Tag Archives: legal

Carleton Pro-Life Students Arrested

uOSFL would like to express support for and solidarity with the university students arrested on Carleton University’s campus today in connection with their display of the Genocide Awareness Project (GAP). The students were denied a public space to air the peaceful protest, and were instead offered a closed room in a remote section of campus.

This is an issue of censorship of an unpopular message by the Carleton University administration, and a shameful violation of the rules laid out in Carleton’s own student handbook.

The students were charged with trespassing.

Struggle for Free Speech

[Note: Today’s post comes courtesy of our first guest-blogger, Anastasia Pierce, from University of Victoria’s pro-life club, Youth Protecting Youth. We encourage you to visit their site.]

by Anastasia Pierce

As university students we are in the very environment that should encourage freedom of expression as students search for truth and knowledge. To quote one free speech advocate, “In order to get the truth, conflicting arguments and expression must be allowed. There can be no freedom without choice, no choice without knowledge.” We should be respectful of other’s ideas, and free to debate them. Unfortunately these concepts were recently overlooked at the University of Victoria (UVic).

Youth Protecting Youth (YPY), UVic’s pro-life club, has experienced two years of discrimination and censorship because some students felt offended by our message. During this time we were repeatedly denied club funding. This past spring the situation escalated to a point where we were denied club status and policy modifications were made that specifically targeted pro-life advocacy.

The controversy was triggered in spring 2008 when we posted some posters from an organization called Feminists for Life. We continued to distribute the posters, and have been denied funding ever since for having displayed them.

Because of the controversy we decided to host a debate where both sides could present their views on the abortion issue. In fall 2009 Stephanie Gray from the Canadian Centre of Bioethical Reform debated UVic’s philosophy professor, Dr. Eike Kluge. However, this debate stimulated further controversy, leading to a denial of club funding that fall and withdrawal of club status in Spring 2010. Despite multiple appeals to our student society, no changes were made. Therefore, this past May YPY filed a lawsuit against the UVic Student Society.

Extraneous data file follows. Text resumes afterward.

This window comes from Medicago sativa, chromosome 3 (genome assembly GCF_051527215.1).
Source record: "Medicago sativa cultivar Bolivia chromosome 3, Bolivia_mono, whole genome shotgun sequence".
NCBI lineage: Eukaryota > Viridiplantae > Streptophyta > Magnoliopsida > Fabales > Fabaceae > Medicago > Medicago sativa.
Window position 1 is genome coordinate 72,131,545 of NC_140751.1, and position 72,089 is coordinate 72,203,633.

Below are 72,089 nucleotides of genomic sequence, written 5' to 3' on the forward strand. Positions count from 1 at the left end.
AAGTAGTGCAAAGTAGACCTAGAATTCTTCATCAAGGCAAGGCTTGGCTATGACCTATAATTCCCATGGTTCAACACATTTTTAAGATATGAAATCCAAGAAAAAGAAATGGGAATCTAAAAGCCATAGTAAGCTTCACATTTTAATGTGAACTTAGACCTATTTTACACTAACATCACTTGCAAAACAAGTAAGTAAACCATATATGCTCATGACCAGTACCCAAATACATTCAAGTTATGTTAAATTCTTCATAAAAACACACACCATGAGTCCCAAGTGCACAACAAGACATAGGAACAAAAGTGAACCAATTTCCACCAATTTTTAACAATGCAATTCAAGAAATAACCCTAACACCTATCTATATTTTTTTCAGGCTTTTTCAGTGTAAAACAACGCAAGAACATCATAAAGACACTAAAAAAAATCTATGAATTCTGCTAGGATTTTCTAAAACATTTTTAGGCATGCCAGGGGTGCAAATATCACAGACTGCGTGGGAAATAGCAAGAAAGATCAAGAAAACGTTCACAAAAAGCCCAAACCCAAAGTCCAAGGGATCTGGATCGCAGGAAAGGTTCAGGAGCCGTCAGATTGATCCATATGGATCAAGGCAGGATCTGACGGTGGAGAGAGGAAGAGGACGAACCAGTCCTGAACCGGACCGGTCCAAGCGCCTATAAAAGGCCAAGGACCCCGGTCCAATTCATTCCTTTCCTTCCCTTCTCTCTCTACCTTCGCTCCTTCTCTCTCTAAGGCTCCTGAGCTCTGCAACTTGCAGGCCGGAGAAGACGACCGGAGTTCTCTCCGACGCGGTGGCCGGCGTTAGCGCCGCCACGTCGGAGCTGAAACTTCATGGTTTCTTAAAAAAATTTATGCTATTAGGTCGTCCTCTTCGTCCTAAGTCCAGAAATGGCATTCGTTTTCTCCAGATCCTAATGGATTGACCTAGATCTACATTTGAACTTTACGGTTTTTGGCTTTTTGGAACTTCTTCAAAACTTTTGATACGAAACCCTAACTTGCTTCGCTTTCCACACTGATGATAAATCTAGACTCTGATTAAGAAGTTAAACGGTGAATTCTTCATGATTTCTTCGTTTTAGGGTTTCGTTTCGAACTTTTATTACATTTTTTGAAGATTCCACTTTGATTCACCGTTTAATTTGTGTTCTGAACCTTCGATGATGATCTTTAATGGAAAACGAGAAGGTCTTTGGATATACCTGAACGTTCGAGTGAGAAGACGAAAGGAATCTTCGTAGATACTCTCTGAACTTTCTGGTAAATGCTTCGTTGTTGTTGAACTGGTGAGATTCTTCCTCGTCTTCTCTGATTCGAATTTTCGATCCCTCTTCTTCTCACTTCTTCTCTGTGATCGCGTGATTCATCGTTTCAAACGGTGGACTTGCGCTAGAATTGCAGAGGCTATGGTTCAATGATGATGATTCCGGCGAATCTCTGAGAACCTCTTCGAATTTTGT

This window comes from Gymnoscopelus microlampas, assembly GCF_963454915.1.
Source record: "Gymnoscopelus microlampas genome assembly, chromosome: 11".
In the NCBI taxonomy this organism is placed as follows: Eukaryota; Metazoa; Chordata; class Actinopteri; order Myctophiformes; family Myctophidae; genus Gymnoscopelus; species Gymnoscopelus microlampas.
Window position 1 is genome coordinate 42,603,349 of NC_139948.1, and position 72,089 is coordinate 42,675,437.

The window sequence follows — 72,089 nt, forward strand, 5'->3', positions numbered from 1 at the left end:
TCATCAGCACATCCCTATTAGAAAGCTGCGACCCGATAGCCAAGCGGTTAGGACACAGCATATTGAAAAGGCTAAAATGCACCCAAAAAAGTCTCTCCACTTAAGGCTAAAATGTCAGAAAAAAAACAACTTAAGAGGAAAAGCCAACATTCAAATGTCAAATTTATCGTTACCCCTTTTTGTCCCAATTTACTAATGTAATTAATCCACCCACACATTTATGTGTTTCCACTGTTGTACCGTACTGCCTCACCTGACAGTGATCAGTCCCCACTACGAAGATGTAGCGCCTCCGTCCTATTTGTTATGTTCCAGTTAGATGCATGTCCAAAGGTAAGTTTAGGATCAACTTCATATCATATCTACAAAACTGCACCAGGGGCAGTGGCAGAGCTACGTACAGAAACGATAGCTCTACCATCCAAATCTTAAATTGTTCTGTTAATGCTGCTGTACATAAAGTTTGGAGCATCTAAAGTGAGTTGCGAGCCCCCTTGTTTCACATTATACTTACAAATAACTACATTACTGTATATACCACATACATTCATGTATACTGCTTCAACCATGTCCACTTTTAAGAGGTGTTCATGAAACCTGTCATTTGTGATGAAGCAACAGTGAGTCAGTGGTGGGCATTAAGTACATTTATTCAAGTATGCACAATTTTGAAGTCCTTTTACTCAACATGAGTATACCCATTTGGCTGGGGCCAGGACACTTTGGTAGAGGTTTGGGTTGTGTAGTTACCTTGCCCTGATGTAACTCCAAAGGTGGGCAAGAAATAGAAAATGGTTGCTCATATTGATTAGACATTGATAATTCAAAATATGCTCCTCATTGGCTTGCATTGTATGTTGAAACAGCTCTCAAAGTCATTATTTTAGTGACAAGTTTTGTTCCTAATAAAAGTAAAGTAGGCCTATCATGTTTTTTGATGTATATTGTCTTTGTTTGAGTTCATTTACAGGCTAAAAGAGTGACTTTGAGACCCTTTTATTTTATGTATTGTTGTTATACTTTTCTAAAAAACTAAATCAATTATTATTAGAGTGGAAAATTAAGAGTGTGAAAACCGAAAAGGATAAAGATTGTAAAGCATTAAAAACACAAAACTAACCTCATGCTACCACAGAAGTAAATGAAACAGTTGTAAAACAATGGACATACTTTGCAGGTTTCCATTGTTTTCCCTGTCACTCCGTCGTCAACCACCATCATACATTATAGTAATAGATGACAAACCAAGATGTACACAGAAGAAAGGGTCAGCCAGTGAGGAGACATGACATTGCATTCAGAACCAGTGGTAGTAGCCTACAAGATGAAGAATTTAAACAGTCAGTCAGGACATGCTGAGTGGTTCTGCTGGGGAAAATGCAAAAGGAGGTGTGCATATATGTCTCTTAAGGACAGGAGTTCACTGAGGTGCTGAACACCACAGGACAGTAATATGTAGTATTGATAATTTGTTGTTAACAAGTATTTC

We are happy to say that after  two months of legal consultation, the case was recently settled out of court. The UVic Student’s Society now recognizes YPY as a club, has granted us funding for the summer semester, has repaid all funds wrongly withheld since fall 2008, and has eliminated the discriminatory policy. They have also agreed to an unusual condition that allows YPY to hold the petition in abeyance indefinitely, making the process required to reinitiate legal proceedings quicker and easier, should it become necessary.

This resolution is a great step forward for pro-life students. We are pleased that UVic once again recognizes the importance of free speech, and respects the varying ideologies that should be welcomed on a university campus. We hope this will set an example for other universities as they encourage dialogue amongst students in the pursuit of truth and knowledge.

YPY will continue to encourage respectful discussion on the abortion issue, and boldly proclaim our message. Inevitably there will be further challenges, but it will not stop us from proclaiming the truth.

In the words of Winston Churchill, “The truth is incontrovertible, malice may attack it, ignorance may deride it, but in the end; there it is.”

The truth we must share on our university campuses is that 300 innocent human beings die every day in our country from abortion, and many women and men are hurt by it. This unfortunate truth will not change unless we speak up and educate students about the reality of abortion, and support pregnant women with other life-affirming options.

No matter how much people dislike our message, and penalize us for sharing it, we must continue to proclaim the truth as we share our message with students and protect the most innocent and vulnerable in our society:  unborn children.